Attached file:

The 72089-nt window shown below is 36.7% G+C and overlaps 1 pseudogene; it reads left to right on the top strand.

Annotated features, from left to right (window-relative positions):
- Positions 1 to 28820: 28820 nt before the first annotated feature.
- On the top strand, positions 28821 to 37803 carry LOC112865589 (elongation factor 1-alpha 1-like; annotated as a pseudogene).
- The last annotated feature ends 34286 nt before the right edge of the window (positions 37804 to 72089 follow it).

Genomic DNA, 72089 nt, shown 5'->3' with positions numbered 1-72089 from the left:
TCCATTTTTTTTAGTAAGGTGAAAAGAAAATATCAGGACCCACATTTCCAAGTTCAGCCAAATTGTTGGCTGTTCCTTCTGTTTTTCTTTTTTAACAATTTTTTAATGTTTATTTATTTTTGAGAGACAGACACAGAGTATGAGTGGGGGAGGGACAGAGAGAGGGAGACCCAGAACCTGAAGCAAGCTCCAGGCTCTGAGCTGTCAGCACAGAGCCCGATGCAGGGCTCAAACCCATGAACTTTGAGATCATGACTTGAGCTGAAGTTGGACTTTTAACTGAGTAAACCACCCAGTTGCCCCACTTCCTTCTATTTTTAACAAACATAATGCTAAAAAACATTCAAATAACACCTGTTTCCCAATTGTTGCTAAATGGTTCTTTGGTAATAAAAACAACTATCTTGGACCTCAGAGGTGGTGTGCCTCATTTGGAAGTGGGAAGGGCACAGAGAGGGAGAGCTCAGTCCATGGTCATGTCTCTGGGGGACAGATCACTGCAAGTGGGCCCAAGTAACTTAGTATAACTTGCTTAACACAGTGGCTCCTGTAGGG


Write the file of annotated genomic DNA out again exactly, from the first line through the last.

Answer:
The 72089-nt window shown below is 36.7% G+C and overlaps 1 pseudogene; it reads left to right on the top strand.

Annotated features, from left to right (window-relative positions):
- Positions 1 to 28820: 28820 nt before the first annotated feature.
- On the top strand, positions 28821 to 37803 carry LOC112865589 (elongation factor 1-alpha 1-like; annotated as a pseudogene).
- The last annotated feature ends 34286 nt before the right edge of the window (positions 37804 to 72089 follow it).

Genomic DNA, 72089 nt, shown 5'->3' with positions numbered 1-72089 from the left:
TCCATTTTTTTTAGTAAGGTGAAAAGAAAATATCAGGACCCACATTTCCAAGTTCAGCCAAATTGTTGGCTGTTCCTTCTGTTTTTCTTTTTTAACAATTTTTTAATGTTTATTTATTTTTGAGAGACAGACACAGAGTATGAGTGGGGGAGGGACAGAGAGAGGGAGACCCAGAACCTGAAGCAAGCTCCAGGCTCTGAGCTGTCAGCACAGAGCCCGATGCAGGGCTCAAACCCATGAACTTTGAGATCATGACTTGAGCTGAAGTTGGACTTTTAACTGAGTAAACCACCCAGTTGCCCCACTTCCTTCTATTTTTAACAAACATAATGCTAAAAAACATTCAAATAACACCTGTTTCCCAATTGTTGCTAAATGGTTCTTTGGTAATAAAAACAACTATCTTGGACCTCAGAGGTGGTGTGCCTCATTTGGAAGTGGGAAGGGCACAGAGAGGGAGAGCTCAGTCCATGGTCATGTCTCTGGGGGACAGATCACTGCAAGTGGGCCCAAGTAACTTAGTATAACTTGCTTAACACAGTGGCTCCTGTAGGG